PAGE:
Scarf folding

Cruise director known for hair accessories
Cruise director known for hair accessories

I’ve been on cruises where they had classes in napkin folding. I learned how to turn a simple dinner napkin into a candle, a fan, a tuxedo or some other fancy shape.

I’ve also learned towel art on cruise ships. Cruise directors and cabin attendants would demonstrate how to create an elephant, swan, monkey or numerous other critters out of white bath towels.

But a scarf folding class on the Blount Grande Caribe was a first for me.

The impromptu session was put on at the request of passengers who admire cruise director Jenn McDaniel’s many colorful scarves worn as head bands and turbans. Pulling out large plastic containers filled with tons of scarves, Jenn showed how to fold, tie and tuck scarves of many sizes into hair accessories.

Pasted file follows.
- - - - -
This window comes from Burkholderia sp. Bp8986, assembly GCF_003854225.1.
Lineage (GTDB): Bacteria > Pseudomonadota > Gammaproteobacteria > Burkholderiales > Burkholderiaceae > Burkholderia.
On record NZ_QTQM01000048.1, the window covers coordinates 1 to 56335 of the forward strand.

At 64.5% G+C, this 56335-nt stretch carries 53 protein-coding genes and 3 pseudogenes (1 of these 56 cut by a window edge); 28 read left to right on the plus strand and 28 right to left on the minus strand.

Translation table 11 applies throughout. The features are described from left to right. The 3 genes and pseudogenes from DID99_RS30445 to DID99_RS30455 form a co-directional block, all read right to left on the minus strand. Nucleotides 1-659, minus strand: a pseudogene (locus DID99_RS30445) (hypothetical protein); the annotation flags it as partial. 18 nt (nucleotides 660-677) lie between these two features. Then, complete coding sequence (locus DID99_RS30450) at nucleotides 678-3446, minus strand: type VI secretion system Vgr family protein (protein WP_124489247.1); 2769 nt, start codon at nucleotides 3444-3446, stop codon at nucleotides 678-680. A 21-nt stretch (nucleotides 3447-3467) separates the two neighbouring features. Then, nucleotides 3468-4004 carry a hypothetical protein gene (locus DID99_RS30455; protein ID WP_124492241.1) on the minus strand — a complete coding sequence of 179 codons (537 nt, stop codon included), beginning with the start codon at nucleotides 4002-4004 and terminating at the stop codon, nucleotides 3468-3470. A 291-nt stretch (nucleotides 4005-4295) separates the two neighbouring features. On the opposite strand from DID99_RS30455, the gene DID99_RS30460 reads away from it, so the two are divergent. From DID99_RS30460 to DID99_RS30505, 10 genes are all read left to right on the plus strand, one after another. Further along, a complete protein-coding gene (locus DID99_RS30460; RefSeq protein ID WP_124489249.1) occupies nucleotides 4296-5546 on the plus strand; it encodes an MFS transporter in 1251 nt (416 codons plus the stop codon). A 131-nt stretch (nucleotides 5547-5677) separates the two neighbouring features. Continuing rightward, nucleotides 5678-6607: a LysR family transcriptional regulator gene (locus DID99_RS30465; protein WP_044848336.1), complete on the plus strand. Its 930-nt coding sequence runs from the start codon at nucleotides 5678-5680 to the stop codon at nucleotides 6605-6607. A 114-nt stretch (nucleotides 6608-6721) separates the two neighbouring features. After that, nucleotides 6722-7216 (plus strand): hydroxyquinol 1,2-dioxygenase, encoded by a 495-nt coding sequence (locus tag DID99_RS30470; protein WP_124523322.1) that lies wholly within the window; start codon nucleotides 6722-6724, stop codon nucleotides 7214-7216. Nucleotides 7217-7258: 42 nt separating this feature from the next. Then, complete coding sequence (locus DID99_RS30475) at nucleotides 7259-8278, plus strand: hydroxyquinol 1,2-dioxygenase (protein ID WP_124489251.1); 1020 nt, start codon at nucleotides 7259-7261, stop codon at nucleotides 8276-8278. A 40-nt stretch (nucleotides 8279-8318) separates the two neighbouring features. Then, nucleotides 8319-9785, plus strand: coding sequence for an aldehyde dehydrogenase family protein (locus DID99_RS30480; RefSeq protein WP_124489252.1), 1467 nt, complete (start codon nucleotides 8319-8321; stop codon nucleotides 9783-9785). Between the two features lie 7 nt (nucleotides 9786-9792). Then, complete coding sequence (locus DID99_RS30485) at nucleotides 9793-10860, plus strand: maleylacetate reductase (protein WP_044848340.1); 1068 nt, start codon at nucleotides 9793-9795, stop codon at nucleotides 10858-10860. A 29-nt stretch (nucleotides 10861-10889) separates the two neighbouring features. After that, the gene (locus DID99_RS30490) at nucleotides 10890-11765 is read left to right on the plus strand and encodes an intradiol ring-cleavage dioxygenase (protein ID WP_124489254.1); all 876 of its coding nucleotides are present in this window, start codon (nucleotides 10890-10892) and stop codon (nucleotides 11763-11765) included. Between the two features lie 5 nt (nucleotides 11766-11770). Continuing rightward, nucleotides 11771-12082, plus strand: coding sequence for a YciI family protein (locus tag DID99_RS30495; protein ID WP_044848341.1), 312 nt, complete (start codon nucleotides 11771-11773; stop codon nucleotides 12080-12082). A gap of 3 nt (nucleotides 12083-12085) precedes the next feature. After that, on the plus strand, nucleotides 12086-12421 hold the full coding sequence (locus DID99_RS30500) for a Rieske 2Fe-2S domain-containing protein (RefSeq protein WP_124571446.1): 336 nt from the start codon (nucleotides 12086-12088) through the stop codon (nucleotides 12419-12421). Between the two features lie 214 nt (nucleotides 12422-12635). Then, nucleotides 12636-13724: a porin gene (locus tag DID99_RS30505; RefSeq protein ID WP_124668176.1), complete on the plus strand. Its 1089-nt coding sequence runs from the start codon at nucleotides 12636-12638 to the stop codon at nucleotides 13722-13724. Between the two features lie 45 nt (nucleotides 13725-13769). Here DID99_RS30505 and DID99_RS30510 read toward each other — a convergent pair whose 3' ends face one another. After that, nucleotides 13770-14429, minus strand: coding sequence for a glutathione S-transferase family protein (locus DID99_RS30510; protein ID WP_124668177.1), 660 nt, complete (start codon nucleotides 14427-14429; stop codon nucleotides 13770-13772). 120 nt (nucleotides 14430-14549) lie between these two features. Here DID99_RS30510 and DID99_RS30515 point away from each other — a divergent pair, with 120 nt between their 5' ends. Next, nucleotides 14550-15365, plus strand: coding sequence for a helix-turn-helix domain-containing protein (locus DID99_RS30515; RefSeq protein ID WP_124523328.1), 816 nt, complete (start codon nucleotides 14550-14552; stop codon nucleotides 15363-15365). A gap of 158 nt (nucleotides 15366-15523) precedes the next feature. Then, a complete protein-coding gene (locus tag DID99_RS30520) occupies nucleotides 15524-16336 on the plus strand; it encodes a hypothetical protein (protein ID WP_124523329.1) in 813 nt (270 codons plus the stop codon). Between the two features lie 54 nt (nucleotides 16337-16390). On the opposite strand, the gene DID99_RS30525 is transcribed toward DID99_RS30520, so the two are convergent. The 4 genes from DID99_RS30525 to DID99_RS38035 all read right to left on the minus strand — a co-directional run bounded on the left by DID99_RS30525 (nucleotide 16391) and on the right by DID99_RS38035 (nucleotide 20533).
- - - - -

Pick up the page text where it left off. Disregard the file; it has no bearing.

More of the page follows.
Jenn McDaniel demonstrates scarf folding to Grande Caribe passengers.
Jenn McDaniel demonstrates scarf folding to Grande Caribe passengers.

“I never wore scarves as a child,” Jenn says. “I started wearing them when I came on  here. It will be eight years on July 26.”

On busy itineraries as cruise director, Jenn says the scarves keep the hair out of her eyes and reduce the need to comb it throughout hectic days.  

“I think the scarves look cute, too,” she says. “They are easy to use and add a bit of color to whatever you are wearing.”

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